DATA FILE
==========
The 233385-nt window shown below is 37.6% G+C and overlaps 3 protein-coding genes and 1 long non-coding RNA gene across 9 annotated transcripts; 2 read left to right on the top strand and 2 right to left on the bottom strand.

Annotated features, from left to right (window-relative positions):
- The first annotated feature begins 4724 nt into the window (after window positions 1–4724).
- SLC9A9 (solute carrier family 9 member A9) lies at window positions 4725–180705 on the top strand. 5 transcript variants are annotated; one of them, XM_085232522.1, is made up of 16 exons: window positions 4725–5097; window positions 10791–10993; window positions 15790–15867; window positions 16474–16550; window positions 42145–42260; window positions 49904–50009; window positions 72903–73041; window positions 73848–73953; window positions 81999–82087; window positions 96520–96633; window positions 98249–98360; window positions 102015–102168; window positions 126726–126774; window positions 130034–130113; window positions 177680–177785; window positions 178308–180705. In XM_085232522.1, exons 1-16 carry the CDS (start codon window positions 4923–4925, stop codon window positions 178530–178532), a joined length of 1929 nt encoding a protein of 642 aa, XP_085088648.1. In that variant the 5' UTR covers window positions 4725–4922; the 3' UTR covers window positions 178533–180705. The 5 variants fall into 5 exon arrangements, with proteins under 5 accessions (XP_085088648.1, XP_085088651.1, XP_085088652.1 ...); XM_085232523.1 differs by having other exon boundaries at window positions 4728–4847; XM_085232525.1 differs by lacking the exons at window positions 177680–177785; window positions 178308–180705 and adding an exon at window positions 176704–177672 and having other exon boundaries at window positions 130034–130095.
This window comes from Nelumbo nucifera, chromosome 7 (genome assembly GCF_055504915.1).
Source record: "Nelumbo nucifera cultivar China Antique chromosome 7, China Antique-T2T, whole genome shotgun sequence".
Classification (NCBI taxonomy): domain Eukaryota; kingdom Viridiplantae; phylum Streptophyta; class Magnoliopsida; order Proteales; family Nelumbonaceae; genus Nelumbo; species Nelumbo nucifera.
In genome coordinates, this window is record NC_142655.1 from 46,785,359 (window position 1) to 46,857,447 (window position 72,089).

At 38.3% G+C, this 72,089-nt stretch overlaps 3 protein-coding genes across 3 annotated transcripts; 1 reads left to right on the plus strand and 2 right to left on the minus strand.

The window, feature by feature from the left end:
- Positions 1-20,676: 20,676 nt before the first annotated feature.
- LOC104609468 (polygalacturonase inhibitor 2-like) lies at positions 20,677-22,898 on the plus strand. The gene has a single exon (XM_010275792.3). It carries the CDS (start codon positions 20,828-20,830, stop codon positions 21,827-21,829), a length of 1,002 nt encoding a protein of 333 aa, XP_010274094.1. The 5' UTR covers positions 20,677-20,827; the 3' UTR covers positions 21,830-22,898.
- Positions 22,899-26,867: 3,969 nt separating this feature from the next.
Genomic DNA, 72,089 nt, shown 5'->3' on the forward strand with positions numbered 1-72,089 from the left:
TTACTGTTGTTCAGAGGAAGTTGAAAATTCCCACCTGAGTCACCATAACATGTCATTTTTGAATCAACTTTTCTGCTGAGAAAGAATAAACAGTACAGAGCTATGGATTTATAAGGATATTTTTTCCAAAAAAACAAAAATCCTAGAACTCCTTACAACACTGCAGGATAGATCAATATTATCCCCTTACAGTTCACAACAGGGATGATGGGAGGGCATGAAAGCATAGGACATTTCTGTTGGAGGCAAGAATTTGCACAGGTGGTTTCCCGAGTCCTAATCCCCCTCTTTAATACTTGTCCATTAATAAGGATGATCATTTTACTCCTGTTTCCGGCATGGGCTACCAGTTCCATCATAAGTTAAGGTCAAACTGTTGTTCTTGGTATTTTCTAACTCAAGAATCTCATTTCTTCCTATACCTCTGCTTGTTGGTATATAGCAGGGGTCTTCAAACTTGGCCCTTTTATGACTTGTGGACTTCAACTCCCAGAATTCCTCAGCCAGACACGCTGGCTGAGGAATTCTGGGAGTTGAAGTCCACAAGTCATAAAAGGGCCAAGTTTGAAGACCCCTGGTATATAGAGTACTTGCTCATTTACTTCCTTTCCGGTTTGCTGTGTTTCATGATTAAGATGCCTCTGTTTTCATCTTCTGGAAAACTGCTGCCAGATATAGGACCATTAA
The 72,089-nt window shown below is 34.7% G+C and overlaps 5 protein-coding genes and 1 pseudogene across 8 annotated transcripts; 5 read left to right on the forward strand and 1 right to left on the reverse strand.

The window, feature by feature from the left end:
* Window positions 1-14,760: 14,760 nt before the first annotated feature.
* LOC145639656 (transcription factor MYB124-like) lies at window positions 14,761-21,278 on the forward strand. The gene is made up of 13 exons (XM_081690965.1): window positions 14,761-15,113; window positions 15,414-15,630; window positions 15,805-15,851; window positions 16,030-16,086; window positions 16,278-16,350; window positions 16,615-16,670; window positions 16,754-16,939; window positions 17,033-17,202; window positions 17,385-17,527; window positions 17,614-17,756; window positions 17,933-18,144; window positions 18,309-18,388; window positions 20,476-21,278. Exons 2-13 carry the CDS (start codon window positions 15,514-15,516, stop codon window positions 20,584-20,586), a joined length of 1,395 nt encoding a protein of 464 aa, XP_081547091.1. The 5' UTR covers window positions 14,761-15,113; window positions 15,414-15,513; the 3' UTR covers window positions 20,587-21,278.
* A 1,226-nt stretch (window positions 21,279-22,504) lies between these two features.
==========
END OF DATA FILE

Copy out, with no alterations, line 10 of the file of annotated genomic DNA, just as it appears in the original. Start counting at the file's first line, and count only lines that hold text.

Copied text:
The window, feature by feature from the left end: